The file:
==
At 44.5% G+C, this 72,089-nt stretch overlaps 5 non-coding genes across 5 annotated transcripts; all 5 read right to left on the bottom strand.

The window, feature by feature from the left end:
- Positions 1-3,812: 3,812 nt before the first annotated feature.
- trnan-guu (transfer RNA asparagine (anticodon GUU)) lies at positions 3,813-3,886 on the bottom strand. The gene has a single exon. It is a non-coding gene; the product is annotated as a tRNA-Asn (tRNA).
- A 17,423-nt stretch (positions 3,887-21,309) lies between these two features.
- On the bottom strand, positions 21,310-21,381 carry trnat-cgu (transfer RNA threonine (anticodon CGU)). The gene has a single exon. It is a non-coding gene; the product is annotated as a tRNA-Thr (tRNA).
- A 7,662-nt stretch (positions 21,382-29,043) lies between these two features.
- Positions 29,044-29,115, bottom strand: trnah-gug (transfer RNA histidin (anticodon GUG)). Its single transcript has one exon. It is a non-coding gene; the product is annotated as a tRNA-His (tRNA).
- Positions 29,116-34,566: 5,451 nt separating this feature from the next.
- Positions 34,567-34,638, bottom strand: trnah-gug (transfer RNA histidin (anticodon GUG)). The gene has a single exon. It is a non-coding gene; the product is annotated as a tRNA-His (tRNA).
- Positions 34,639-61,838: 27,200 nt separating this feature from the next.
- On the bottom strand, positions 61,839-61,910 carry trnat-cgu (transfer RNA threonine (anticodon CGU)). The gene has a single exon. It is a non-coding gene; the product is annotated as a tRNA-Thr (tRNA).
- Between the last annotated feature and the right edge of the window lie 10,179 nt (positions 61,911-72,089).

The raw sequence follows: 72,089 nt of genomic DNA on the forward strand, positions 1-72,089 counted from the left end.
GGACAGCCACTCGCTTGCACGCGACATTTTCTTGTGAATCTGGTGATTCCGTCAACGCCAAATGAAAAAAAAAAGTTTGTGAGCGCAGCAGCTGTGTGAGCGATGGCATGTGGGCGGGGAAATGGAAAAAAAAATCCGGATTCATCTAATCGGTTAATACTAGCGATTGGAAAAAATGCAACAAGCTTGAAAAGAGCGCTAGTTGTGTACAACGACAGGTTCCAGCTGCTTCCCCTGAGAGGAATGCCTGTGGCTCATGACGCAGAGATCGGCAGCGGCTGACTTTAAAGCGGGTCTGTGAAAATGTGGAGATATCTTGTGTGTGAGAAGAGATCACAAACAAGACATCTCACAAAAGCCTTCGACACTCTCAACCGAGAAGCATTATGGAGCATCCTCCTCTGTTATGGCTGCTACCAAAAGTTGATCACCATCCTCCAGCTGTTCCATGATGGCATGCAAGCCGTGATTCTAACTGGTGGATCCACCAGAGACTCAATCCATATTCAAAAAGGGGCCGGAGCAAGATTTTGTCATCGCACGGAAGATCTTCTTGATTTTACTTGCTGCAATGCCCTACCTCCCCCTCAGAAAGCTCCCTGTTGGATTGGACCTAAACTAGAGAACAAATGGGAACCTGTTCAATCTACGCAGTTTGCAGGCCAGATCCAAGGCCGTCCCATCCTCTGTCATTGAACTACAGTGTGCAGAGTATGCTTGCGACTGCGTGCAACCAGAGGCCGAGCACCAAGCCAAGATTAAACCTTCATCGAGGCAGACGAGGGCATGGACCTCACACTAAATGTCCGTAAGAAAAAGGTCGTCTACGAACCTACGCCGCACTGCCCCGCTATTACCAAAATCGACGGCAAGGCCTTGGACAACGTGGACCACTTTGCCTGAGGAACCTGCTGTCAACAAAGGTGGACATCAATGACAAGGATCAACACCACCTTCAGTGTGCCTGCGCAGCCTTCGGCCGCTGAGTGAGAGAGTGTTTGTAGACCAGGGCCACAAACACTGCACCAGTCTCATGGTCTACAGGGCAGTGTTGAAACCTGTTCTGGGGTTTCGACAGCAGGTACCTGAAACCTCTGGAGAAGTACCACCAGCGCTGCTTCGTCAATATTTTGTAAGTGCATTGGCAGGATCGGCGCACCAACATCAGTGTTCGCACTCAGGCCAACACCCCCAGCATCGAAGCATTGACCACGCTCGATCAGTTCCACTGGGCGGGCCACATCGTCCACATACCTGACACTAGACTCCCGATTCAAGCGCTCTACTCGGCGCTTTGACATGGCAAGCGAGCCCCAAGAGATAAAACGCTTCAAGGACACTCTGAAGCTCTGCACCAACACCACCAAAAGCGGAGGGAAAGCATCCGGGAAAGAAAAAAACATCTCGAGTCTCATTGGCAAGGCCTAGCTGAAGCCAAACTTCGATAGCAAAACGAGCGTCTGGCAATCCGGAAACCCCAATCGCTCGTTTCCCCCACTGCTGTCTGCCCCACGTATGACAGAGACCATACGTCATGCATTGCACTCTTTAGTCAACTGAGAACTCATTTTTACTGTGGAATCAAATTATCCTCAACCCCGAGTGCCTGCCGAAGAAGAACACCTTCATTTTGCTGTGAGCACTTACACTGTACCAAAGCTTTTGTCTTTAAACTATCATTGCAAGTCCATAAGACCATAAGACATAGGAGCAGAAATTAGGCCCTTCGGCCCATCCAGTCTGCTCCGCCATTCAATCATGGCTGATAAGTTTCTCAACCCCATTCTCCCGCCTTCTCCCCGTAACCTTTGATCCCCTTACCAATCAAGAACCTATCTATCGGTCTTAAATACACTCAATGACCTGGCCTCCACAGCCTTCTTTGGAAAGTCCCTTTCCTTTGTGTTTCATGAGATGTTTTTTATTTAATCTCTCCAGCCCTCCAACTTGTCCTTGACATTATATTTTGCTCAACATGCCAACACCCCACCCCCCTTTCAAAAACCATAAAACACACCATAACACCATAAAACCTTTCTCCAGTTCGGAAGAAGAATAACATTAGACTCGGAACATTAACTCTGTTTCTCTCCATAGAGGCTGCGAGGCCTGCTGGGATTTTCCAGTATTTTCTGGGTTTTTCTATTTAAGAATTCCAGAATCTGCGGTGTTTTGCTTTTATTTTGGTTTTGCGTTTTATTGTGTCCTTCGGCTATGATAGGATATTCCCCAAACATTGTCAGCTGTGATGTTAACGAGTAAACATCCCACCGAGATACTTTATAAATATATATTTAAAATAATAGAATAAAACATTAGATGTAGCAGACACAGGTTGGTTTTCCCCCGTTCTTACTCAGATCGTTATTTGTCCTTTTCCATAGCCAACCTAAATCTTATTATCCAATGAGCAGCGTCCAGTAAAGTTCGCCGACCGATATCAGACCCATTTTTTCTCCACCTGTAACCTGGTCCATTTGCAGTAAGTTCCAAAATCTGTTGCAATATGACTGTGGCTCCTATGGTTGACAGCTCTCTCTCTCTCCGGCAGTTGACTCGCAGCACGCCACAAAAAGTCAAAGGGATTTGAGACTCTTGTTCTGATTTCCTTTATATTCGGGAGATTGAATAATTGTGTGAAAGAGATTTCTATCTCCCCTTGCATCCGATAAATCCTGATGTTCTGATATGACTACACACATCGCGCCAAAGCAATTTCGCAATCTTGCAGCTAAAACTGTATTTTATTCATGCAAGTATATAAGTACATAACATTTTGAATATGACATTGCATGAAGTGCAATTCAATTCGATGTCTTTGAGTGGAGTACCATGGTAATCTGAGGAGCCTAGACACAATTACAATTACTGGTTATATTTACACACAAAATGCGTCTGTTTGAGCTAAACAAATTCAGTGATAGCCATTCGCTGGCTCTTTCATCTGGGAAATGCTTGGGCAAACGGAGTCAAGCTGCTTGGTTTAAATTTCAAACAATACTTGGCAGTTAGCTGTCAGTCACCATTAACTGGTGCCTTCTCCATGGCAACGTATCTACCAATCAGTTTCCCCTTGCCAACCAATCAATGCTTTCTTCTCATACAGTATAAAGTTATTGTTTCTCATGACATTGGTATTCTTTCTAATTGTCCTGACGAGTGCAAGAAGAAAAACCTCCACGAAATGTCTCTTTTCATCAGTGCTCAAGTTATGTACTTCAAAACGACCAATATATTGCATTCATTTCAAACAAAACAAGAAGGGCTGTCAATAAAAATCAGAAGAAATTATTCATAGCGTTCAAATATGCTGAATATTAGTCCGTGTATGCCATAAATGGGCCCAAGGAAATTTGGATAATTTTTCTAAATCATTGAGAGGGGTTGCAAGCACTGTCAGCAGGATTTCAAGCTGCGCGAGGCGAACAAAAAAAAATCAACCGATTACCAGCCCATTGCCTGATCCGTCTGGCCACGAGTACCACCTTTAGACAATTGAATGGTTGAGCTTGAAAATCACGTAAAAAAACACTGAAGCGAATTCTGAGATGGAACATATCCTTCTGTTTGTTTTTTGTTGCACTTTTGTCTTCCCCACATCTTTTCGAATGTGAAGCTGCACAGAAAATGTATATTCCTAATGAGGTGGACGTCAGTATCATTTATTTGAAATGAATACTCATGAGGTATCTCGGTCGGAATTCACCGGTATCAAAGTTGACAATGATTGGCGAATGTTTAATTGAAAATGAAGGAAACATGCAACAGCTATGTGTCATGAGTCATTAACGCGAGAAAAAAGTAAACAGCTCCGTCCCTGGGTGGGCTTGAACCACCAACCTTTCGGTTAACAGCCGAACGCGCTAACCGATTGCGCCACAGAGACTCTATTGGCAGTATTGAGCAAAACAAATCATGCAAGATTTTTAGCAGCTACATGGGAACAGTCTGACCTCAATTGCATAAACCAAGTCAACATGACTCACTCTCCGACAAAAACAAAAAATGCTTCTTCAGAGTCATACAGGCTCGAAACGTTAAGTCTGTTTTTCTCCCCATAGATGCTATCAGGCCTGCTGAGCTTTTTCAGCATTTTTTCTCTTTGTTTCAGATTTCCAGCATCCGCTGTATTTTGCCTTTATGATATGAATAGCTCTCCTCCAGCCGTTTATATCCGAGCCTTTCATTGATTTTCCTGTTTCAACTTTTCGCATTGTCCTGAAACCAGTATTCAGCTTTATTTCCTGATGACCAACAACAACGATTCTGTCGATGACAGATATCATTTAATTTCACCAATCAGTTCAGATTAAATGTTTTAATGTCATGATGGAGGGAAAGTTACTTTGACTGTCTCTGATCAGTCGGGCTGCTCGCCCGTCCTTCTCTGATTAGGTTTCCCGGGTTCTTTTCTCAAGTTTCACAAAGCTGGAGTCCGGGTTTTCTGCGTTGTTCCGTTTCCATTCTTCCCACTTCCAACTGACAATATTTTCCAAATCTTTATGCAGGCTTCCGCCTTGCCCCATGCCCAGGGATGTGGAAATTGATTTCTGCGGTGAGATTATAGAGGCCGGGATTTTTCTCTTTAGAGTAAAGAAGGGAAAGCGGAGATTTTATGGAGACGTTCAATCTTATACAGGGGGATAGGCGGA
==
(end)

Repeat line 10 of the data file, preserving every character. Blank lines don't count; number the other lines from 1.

- Positions 34,567-34,638, bottom strand: trnah-gug (transfer RNA histidin (anticodon GUG)). The gene has a single exon. It is a non-coding gene; the product is annotated as a tRNA-His (tRNA).